- A Brief Introduction to the Movement
- To Stay or To Go?: The National Emigration Convention of 1854
- The 1853 Manual Labor College Initiative
- Bishop Henry McNeal Turner
- Mobility, Migration, and the 1855 Philadelphia National Convention
- Henry Highland Garnet's "Address"
- What Did They Eat? Where Did They Stay?
- Black Wealth and the 1843 Convention
- Black Women's Economic Power
- The First National Convention
- The "Conventions" of the Conventions: Political Rituals
- A National Press? The 1847 National Convention and the North Star
- Equality Before the Law: California Black Convention Activism, 1855-65
- Conflict on the Ohio: The 1858 Convention in Cincinnati
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Delving into Martin Delany
Martin Robison Delany, a veritable Renaissance man, holds an interesting position in American and African American history. He was born in Charles Town, Virginia—now known as Charles Town, West Virginia—to a free mother and an enslaved father. Because his mother was a free woman, Delany was also recognized as a free man. Desiring to educate her children, Delany’s mother, Pati, obtained a copy of The New York Primer and various spelling books. (Even though teaching African Americans to read and write was illegal in Virginia during this time.) The family soon moved to Chambersburg, Pennsylvania, without Delany’s father, Samuel. He joined them a year later once he was able to purchase his freedom. At age 19, Delany left home and walked to Pittsburgh, Pennsylvania, to continue his education at Jefferson College.
While at school, Delany became politically active. He joined the Abstinence Society, the Philanthropic Society, as well as “a black vigilante brigade” that served to protect the rights of black communities in Pittsburgh from white attacks .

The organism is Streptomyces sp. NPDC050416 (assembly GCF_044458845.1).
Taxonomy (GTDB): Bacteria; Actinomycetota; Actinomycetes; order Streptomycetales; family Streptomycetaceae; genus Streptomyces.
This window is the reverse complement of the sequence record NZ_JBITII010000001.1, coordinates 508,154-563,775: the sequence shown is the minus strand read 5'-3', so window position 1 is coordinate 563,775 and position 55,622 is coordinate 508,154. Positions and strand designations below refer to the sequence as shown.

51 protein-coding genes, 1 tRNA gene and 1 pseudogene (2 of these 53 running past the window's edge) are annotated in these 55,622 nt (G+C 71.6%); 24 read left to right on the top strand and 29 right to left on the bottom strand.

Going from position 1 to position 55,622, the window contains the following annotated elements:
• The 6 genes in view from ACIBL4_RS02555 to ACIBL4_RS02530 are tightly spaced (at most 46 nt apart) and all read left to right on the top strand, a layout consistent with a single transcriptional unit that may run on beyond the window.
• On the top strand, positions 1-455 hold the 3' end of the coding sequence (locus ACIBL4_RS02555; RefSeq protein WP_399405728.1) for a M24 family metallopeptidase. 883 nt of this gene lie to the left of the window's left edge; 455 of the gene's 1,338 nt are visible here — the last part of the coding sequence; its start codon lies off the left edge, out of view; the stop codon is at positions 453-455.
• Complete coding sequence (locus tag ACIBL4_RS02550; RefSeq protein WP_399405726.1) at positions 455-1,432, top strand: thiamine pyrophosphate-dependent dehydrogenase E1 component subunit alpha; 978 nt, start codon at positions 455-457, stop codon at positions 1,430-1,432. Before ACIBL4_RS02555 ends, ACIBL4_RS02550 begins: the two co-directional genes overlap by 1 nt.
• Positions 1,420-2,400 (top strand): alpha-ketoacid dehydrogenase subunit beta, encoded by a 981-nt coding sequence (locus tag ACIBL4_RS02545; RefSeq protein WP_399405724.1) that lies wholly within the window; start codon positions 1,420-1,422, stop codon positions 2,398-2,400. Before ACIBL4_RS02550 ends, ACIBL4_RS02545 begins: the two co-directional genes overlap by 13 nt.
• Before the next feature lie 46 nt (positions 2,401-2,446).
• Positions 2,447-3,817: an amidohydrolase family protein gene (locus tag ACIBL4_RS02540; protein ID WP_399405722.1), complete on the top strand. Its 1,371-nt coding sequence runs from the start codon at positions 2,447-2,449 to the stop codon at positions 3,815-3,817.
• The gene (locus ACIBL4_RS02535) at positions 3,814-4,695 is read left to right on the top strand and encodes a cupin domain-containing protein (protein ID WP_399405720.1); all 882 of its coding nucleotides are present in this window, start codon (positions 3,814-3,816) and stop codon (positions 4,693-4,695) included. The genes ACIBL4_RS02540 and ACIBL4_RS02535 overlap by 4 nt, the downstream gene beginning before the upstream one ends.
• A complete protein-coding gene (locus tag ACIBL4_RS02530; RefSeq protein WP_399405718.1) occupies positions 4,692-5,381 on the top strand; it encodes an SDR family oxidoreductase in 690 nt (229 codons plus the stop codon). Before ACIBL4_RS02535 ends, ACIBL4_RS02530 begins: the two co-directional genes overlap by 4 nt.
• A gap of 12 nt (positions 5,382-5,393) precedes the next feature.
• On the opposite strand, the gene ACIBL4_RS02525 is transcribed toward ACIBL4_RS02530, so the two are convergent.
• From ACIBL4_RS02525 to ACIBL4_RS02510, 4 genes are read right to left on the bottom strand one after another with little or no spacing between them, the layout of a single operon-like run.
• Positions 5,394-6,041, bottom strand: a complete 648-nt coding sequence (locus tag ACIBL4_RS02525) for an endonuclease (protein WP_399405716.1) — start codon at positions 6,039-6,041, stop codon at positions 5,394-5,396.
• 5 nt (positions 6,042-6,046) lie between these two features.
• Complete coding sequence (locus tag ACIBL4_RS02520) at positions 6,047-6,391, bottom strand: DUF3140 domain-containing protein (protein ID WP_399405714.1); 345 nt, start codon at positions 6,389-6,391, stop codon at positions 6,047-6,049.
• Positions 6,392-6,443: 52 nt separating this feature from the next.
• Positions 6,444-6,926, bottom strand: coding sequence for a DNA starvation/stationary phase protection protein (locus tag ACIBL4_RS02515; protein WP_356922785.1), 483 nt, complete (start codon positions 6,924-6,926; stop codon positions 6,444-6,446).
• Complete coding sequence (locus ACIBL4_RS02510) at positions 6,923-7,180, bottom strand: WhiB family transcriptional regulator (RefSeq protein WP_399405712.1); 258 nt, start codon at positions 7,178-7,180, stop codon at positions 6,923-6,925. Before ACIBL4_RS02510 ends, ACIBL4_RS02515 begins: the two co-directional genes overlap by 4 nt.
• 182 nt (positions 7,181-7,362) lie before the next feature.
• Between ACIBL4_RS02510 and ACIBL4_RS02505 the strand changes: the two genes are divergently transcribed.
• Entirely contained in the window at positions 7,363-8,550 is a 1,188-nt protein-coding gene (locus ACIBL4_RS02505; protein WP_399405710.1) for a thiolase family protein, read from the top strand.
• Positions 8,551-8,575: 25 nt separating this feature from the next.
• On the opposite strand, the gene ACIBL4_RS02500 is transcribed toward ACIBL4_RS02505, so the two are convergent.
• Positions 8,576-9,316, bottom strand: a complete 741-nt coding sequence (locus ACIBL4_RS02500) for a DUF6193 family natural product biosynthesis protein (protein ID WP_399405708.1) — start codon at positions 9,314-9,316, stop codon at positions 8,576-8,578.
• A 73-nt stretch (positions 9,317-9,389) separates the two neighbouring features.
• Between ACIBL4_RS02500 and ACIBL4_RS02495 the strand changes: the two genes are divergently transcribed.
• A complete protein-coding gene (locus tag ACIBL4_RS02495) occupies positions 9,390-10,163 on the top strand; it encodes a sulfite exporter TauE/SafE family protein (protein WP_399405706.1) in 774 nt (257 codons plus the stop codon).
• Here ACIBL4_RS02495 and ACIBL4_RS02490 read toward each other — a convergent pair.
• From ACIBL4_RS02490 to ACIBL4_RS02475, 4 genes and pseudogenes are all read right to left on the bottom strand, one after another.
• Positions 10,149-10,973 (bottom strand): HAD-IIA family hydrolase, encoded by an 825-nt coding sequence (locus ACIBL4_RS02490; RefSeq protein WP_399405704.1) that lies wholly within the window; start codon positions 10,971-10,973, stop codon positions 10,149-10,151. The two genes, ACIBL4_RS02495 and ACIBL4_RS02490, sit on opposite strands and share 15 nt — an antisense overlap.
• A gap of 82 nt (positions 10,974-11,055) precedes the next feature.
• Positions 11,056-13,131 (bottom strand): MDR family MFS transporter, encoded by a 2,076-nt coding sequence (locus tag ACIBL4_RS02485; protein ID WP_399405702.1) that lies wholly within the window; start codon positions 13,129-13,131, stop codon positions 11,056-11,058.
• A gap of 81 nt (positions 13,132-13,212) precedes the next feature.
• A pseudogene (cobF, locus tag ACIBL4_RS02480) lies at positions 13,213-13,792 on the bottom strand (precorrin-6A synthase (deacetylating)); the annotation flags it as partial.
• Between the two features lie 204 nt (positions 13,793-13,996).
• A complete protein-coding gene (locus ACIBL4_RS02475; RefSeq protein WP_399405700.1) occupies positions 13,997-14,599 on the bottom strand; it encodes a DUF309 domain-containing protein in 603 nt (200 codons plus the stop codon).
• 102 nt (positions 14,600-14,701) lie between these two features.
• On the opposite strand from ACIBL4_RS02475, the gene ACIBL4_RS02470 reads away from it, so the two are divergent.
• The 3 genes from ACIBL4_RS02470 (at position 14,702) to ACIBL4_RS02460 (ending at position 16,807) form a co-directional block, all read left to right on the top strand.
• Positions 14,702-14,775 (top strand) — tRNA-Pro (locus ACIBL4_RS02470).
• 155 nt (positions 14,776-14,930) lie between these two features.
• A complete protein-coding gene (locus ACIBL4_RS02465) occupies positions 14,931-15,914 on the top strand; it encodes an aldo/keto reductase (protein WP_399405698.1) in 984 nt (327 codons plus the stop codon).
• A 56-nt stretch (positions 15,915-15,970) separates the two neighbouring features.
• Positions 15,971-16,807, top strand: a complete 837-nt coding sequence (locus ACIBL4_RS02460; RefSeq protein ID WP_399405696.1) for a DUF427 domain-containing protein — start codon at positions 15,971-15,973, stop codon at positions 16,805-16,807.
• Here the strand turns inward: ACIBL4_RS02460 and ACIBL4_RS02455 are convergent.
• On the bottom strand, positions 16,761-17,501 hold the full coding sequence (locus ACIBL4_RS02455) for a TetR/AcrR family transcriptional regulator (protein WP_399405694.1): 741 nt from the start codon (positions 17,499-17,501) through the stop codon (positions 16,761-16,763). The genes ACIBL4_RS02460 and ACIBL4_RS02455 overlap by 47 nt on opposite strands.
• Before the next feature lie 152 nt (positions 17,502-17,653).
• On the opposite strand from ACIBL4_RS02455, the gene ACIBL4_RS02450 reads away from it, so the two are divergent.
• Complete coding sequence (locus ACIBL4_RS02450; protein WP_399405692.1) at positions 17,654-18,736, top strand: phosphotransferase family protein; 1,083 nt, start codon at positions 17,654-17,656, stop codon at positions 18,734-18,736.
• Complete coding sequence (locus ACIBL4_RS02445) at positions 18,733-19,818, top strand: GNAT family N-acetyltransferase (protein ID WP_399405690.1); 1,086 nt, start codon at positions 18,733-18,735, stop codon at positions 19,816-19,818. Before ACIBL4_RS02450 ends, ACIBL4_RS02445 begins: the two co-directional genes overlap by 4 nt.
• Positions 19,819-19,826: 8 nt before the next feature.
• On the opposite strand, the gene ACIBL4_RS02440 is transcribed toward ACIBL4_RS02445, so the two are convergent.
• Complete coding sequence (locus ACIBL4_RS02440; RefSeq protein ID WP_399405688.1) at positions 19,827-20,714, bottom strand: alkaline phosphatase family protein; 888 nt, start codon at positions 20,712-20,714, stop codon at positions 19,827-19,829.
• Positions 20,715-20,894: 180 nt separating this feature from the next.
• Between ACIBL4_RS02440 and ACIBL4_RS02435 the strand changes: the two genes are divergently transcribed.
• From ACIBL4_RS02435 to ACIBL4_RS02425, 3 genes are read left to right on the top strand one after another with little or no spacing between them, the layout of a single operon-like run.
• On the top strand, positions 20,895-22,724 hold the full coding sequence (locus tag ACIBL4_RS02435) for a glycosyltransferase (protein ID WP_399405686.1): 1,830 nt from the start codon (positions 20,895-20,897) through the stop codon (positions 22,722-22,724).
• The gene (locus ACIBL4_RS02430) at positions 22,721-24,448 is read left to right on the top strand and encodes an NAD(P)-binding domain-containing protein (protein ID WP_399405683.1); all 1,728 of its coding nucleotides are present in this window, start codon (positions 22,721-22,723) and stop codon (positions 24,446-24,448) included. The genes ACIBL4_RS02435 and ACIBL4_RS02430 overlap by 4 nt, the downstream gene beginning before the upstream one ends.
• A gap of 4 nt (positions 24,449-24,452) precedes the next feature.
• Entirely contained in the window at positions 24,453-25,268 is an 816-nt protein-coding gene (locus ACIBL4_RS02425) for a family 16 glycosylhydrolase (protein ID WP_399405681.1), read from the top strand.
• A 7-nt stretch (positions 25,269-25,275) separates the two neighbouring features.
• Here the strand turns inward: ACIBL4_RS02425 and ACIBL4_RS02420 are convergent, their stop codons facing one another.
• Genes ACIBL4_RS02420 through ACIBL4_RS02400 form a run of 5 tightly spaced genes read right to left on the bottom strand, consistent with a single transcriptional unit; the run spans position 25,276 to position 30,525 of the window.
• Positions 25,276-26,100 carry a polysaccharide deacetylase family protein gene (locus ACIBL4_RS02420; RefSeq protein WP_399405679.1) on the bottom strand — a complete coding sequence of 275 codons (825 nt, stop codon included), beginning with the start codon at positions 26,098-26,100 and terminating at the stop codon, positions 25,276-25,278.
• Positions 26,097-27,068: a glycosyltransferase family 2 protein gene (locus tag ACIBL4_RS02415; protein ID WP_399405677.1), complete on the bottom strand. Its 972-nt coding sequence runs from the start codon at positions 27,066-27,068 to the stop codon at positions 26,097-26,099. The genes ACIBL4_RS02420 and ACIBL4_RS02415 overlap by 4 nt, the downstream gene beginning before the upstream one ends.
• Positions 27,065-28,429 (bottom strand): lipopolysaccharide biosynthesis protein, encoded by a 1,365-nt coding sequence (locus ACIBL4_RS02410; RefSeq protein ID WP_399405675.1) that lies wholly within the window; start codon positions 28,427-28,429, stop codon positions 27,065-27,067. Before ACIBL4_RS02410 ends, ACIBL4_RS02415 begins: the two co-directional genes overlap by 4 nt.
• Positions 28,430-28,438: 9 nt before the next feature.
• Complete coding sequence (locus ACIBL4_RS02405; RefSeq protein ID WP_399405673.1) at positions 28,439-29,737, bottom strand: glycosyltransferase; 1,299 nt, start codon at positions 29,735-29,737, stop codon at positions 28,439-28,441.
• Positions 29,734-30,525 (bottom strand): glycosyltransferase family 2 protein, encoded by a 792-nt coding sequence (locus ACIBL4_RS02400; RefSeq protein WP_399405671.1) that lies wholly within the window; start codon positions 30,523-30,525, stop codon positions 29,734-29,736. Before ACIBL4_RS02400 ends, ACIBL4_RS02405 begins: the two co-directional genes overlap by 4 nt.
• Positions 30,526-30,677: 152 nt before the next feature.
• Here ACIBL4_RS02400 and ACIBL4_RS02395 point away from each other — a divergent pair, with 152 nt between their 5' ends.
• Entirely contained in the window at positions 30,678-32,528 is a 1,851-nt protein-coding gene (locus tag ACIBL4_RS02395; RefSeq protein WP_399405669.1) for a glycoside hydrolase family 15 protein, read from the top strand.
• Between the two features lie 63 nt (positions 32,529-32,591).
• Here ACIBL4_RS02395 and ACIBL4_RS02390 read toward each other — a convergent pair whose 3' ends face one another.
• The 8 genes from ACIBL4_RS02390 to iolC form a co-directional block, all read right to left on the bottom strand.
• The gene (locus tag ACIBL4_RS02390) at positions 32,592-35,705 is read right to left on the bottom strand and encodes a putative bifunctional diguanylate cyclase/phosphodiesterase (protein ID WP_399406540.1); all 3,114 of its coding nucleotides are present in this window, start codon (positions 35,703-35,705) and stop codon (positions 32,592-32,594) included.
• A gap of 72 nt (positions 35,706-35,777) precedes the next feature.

Delany’s involvement in Black print culture and his writing career found somewhat solid ground in 1847 when he became an editor for the Mystery, an early Black newspaper. With this endeavor, Martin Delany conveyed his views on writing and print, using the Mystery as a vehicle for “defending the rights of black people” . He later became the sole proprietor of the pape. Due to financial pressures, the paper folded in 1847.
After this, Delany worked with Frederick Douglass as an editor for the North Star. In 1849, ideological differences dissolved the partnership between Delany and Douglass. Delany’s nationalist philosophy clashed with Douglass’s accomodationist outlook, and in 1849, the two parted ways over these differing principles.
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The following two decades saw Delany’s growth as a Pan-Africanist and emigrationist. Delany spent a brief period as a student at Harvard University as one of three Black students admitted to the medical school. Their presence in the school caused outrage with the white students, and faculty voted to disallow Delany and his fellow Black students to return to school the following year.
As the Fugitive Slave Act of 1850 worsened tensions within free Black communities in the north, Delany became more public with his emigrationist principles. He, among others, calls for the “formation of a black emigrationist society” . In the following year, Delany published his controversial The Condition, Elevation, Emigration, and Destiny of the Colored People of the United States (1852). In it, he expresses discontent with the U.S. government and urges African Americans to pursue self-education and self-reliance. By 1854, Delany’s stance as an emigrationist and nationalist became so solidified in opposition to Frederick Douglass that he called for a National Emigration Convention of Colored People, which was held August 24 through 26 in Cleveland, Ohio.
 Marsh-Lockett, Carol P. “Martin Robinson Delany (6 May 1812-24 January 1885).” Afro-American Writers Before the Harlem Renaissance. Dictionary of Literary Biography, vol. 50, 1986, pp. 74-80.
Nick Palombo. Taught by: Benjamin Fagan, Auburn University, Fall 2016.
Edited by Sarah Patterson.